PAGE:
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Could a ‘quadruple helix approach’ unlock Scotland’s infrastructure resiliency?

16 March 2021

Why breaking down siloes could deliver fresh thinking on challenges facing our built environment.

Could a ‘quadruple helix approach’ unlock Scotland’s infrastructure resiliency?
Scottish Parliament from Salisbury Crags. Image credit: Scottish Parliamentary Corporate Body

In early March, ICE Scotland was invited to the Scottish Parliament’s Cross Party Group on Architecture and the Built Environment to discuss ‘New Thinking for Our Future Places’.

The meeting followed ICE Scotland joining forces with a range of built environment organisations to issue a joint statement, calling for the next Scottish government to join up policies, funding programmes and strategies to achieve net-zero carbon targets, support economic recovery and deliver on the future vision for Scotland’s built environments.

This approach will be critically important in the months and years ahead, but it isn’t the only join up required.

Resiliency challenges

At the Cross Party Group, we presented on the challenges climate change is presenting to Scotland’s infrastructure. Many assets, often already impacted by historic under-investment in maintenance, quite simply were not built to withstand the climate-driven extreme weather events frequently witnessed today.

The current fabric of our built environment will be the foundation on which our future places are built – not least as the Scottish government brings forward a new investment hierarchy with a focus on maximising existing assets.

It’s therefore vital that we increase the resilience of our assets.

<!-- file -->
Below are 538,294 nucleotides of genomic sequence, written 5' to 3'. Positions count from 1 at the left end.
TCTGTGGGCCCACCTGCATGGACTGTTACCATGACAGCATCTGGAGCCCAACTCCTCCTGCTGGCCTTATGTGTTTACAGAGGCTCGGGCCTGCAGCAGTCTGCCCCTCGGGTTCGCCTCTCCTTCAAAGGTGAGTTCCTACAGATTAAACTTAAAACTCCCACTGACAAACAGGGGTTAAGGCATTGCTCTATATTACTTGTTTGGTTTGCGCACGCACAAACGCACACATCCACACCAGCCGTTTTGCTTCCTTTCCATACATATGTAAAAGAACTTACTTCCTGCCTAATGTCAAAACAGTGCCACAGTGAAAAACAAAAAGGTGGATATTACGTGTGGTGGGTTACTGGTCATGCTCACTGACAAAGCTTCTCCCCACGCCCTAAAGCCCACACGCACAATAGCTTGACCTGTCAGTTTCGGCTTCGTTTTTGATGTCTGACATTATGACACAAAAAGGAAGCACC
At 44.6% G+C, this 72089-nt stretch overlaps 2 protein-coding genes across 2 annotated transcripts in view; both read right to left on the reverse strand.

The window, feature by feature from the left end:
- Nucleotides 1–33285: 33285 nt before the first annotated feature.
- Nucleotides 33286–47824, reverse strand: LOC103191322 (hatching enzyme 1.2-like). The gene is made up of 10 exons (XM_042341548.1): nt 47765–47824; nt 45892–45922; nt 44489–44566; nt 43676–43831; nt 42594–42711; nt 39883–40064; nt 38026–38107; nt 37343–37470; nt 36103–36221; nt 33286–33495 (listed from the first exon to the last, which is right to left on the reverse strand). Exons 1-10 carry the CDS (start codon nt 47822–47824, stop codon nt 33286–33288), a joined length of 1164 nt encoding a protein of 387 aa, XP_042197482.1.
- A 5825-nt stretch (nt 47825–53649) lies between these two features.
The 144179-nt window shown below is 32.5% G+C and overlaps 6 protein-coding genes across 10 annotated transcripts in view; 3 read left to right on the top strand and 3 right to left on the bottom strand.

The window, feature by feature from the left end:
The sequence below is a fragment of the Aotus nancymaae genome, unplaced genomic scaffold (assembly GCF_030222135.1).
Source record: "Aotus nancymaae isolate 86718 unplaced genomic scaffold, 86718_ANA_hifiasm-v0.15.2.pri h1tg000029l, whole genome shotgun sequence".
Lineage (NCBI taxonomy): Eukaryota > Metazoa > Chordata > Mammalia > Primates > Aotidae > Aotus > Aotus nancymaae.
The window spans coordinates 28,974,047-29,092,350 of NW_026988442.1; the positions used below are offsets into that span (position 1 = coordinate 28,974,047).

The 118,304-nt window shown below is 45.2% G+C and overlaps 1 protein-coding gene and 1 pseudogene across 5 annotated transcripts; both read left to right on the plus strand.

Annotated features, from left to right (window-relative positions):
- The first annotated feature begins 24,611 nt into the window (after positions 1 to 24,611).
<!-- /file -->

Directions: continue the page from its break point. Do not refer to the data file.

That’s why ICE Scotland has been advocating for a holistic resiliency audit to take place.

Such an audit would conduct a thorough resiliency assessment across infrastructure sectors, develop best practice in asset adaptation, and map out resiliency challenges against areas where climate adaptation offers wider socio-economic benefits too.

The best approach though, will require join up.

What's the quadruple helix?

A key benefit of a resiliency audit is that it would allow us to take a comprehensive view of our infrastructure environment – breaking down siloed thinking.

For best effect, we must bring together not just all infrastructure sectors, but government, academia and infrastructure users – the quadruple helix.

Only when you have all these interests joined-up can you break out of siloed thinking and not just develop a strategic approach, but an innovative one – with fresh ideas, solutions and thinking cross-pollinating across the different players.

Delivering fresh thinking

The way we design, build and maintain our infrastructure will need to change radically if we are to ensure a green, digital and inclusive post-Covid recovery.

We need to develop new ways of working to move from short-term thinking to long-term working, from disjointed policies to complimentary strategies and to embed resiliency into our built environments so they are fit for the future.

Though the scale of the challenge seems daunting, perhaps the simplest way of delivering positive infrastructure outcomes is, quite simply, by working together.

Related links

Read ICE Scotland’s State of the Nation 2020: Climate Ready Infrastructure report

  • Hannah Smith, director at ICE Scotland